One of the best things about Portland's scene is how some very good shows just
seem to appear in new venues when they are least expected. Even more surprisingly,
this sometimes occurs at major institutions with little exhibition history.
Let's just say there are holes in the cultural landscape that are continually
The University of
Oregon's White Stag Blocks
building is one such example. Sure, we all expect
great things from a really nice building like the White Stag, but the formal
gallery spaces are not even finished yet (I'll be curating something significant
in them next spring as part of a singularly major cultural/intellectual/art
historical event). Till now, episodic moments like the Glen
and some of Matthew Stadler's events at the building have been
a bit of a very promising question mark as to how the U of O will fit into Portland's
very active civic fabric.
That's where the show, "An Expeditionary Journal: Artifacts of an investigation
of new technology, undertaken in the open spirit of Enlightment experimentation,"
comes in. It doesn't require a formal gallery and instead is presented a bit
like the remains of a workshop in one of White Stag's common areas the Fab
. The effect works surprisingly well, keeping this work grounded in experimentation
so its investigatory élan isn't traded for white box preciousness.
The show, a collaboration between Brian Gillis and Mike Miller consists of three
table-like constructions balanced upon a series of IKEA-style saw horses. The
effect is more Kurt Schwitters Merzbau
Bove' s more sorted strategy
but it calls to mind both as quasi anthropological
presentations of artifacts. Haim Steinbach and Joseph Cornell are both related to this form of anthropological accretion art as well.
The entire proceedings look like the remnants of some massive brainstorming
session, which apparently it was.
Upon the varied wooden and metal table surfaces, Lazlo
-like circular forms, images of explosions, forms resembling
molecular models that fit ergonomically into customized bases and odd piles
of plastic shavings like the fur of some acrylic yeti are all on display.
It is design as organized detritus; the sort of thing an anthropologist might
try to recontextualize to understand its purpose
except this show's pure
purpose is exploration and curiosity.
One recognizable and repeated image is the iconic White
which sits atop the building. Tellingly the sign is bereft of
writing, which probably alludes to the city councilman Randy Leonard driven hoopla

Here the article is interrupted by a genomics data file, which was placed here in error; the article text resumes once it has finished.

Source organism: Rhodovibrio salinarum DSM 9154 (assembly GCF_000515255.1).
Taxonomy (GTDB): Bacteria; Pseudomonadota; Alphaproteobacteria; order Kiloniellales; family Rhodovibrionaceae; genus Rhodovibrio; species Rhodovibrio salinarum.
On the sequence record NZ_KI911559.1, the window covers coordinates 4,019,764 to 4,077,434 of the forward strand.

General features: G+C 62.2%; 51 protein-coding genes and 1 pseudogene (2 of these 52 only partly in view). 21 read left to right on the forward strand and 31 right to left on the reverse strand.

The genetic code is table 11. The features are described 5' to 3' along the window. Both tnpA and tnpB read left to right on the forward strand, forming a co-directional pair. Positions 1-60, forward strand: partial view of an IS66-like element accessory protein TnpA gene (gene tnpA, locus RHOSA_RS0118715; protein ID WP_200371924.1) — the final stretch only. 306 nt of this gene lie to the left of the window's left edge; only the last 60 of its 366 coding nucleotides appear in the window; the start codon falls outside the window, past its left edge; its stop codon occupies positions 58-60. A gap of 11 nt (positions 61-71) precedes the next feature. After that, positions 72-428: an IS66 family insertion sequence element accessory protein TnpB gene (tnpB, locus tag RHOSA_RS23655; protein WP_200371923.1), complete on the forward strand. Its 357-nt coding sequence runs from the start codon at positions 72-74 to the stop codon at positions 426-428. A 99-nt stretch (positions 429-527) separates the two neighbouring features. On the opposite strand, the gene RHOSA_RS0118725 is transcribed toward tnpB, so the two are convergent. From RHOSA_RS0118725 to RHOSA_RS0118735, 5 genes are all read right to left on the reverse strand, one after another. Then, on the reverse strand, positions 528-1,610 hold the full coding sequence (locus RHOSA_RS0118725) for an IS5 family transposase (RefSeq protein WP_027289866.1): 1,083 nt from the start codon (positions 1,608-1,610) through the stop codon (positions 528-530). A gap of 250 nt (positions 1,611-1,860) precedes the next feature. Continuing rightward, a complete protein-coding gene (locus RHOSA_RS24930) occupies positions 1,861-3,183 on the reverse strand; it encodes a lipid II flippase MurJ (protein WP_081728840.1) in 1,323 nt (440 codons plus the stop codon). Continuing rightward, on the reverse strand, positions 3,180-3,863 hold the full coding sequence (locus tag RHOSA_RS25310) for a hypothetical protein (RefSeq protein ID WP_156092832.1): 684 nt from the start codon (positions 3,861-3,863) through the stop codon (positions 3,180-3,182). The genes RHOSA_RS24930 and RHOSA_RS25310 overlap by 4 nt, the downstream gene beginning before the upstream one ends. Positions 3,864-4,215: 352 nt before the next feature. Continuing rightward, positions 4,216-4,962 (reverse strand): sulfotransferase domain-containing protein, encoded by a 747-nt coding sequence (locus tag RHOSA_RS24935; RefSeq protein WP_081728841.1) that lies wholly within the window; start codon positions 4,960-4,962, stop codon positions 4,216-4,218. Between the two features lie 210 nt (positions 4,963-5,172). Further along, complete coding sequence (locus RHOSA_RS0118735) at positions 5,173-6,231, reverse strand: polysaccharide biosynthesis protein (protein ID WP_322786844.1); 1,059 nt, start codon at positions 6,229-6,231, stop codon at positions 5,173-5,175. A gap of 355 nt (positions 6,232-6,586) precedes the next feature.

over the sign's lettering. Notably, I see many presentations where a firecracker
explosion punctuates the general area where the city of Eugene would be on the
Another recognizable image is an explosion plume similar to Mt. St Helens or
an atomic weapon. Let's just say there has been way too much grist for the mill
over the fact that the U of O's main campus is in Eugene, not Portland. It seems
like a retrograde talking point as Portland has generally been upgrading all
of its larger art programs from PSU to OCAC to PNCA's impressive expansion plans.
The important thing is that all of Portland's art and design schools have upgraded
their facilities. When I moved here over a decade ago all of the art schools
needed serious upgrades. I'm glad it happened and no one school dominates as
Portland is a thriving destination city not a more one dimesnsional college town with one dominating cultural edifice.
My favorite of the three untitled tables is the black and white yin and yang
construction. It feels like what would happen if architect Daniel Libeskind
made a horizontal wunderkammer
. The stark black and white plays with the floor
it stands upon and the cut acrylic maquette constructions shimmer like plans
for some Olympics stadium or futuristic desk organizer. The effect speaks of
creative activity, problem solving and a general air of experimentation.
Overall, though the hyper-regional content of the white stag sign might limit this
show's direct referential involvement to Oregon it's interesting to consider the work anthropologically.
What does it say about Oregon right now? Probably that we are interested in
innovative solutions, new combinations and not afraid of a little ruckus in
the IKEA store.
The bigger point being asks if Oregon's progressive ideals a kind of American
update of Northern European aesthetics and ideals? An Expeditioionary Journal
certainly looks that way.
It reminds me of the time back in 2002 when Peter Schjeldahl called Portland,
"Sweden with SUV's"
whereas I liken Portland and Eugene as America's
Switzerland. Of course we have our own identity but it's high time for Portland
to step up and own the reputation for the national level leadership that being
a progressive Oregonian has come to imply (things like Death with Dignity, urban growth boundaries, green industries, mass transit and serious design... etc). In a way this show adresses a similar willingness to experiment and it's a welcome sight.
I suppose it has been done already but Welcome U of O to the White Stag and
Portland's old town, what a wonderful show of curiosities.
Through September Open Monday - Friday 8.00am to 5.00pm, Saturday 10.00 - 5.00pm,
and Sundays 12.00 - 5.00pm.
White Stag Block, UO Portland
70 NW Couch Street 97209
503.412.3718 | email@example.com